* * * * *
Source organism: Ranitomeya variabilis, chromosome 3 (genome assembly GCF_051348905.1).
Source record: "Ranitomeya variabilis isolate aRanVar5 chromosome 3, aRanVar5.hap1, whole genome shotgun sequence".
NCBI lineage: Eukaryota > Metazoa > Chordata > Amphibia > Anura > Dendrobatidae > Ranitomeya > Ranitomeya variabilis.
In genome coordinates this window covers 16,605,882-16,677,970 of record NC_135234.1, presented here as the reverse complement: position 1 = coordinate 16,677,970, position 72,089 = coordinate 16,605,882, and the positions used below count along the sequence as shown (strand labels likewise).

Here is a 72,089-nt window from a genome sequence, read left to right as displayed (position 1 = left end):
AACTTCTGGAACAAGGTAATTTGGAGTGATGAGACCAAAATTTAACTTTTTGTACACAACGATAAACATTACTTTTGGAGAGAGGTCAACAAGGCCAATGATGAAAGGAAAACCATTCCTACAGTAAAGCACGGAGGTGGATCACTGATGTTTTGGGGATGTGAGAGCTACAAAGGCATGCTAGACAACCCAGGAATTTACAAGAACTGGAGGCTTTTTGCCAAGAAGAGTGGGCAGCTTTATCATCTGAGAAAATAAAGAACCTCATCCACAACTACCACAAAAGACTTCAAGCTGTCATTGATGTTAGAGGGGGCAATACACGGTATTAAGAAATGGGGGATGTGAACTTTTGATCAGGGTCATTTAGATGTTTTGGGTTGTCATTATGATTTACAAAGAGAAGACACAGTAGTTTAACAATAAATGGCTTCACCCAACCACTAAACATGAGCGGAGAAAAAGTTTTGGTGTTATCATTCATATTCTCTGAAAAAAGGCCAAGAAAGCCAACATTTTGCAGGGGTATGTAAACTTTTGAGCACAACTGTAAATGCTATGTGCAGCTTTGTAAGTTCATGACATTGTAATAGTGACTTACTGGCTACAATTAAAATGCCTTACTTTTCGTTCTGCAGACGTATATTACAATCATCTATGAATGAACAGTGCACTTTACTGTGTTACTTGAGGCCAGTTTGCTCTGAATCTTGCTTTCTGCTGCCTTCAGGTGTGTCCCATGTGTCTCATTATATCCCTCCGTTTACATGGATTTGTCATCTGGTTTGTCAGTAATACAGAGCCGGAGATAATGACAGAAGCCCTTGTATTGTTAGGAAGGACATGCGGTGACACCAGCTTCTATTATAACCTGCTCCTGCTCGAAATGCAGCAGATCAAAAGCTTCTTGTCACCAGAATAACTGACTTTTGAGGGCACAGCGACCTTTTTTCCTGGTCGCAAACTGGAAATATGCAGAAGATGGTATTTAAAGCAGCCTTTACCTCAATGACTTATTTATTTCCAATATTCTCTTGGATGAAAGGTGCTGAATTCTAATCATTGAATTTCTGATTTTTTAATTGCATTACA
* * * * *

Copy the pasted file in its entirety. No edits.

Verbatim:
Source organism: Ranitomeya variabilis, chromosome 3 (genome assembly GCF_051348905.1).
Source record: "Ranitomeya variabilis isolate aRanVar5 chromosome 3, aRanVar5.hap1, whole genome shotgun sequence".
NCBI lineage: Eukaryota > Metazoa > Chordata > Amphibia > Anura > Dendrobatidae > Ranitomeya > Ranitomeya variabilis.
In genome coordinates this window covers 16,605,882-16,677,970 of record NC_135234.1, presented here as the reverse complement: position 1 = coordinate 16,677,970, position 72,089 = coordinate 16,605,882, and the positions used below count along the sequence as shown (strand labels likewise).

Here is a 72,089-nt window from a genome sequence, read left to right as displayed (position 1 = left end):
AACTTCTGGAACAAGGTAATTTGGAGTGATGAGACCAAAATTTAACTTTTTGTACACAACGATAAACATTACTTTTGGAGAGAGGTCAACAAGGCCAATGATGAAAGGAAAACCATTCCTACAGTAAAGCACGGAGGTGGATCACTGATGTTTTGGGGATGTGAGAGCTACAAAGGCATGCTAGACAACCCAGGAATTTACAAGAACTGGAGGCTTTTTGCCAAGAAGAGTGGGCAGCTTTATCATCTGAGAAAATAAAGAACCTCATCCACAACTACCACAAAAGACTTCAAGCTGTCATTGATGTTAGAGGGGGCAATACACGGTATTAAGAAATGGGGGATGTGAACTTTTGATCAGGGTCATTTAGATGTTTTGGGTTGTCATTATGATTTACAAAGAGAAGACACAGTAGTTTAACAATAAATGGCTTCACCCAACCACTAAACATGAGCGGAGAAAAAGTTTTGGTGTTATCATTCATATTCTCTGAAAAAAGGCCAAGAAAGCCAACATTTTGCAGGGGTATGTAAACTTTTGAGCACAACTGTAAATGCTATGTGCAGCTTTGTAAGTTCATGACATTGTAATAGTGACTTACTGGCTACAATTAAAATGCCTTACTTTTCGTTCTGCAGACGTATATTACAATCATCTATGAATGAACAGTGCACTTTACTGTGTTACTTGAGGCCAGTTTGCTCTGAATCTTGCTTTCTGCTGCCTTCAGGTGTGTCCCATGTGTCTCATTATATCCCTCCGTTTACATGGATTTGTCATCTGGTTTGTCAGTAATACAGAGCCGGAGATAATGACAGAAGCCCTTGTATTGTTAGGAAGGACATGCGGTGACACCAGCTTCTATTATAACCTGCTCCTGCTCGAAATGCAGCAGATCAAAAGCTTCTTGTCACCAGAATAACTGACTTTTGAGGGCACAGCGACCTTTTTTCCTGGTCGCAAACTGGAAATATGCAGAAGATGGTATTTAAAGCAGCCTTTACCTCAATGACTTATTTATTTCCAATATTCTCTTGGATGAAAGGTGCTGAATTCTAATCATTGAATTTCTGATTTTTTAATTGCATTACA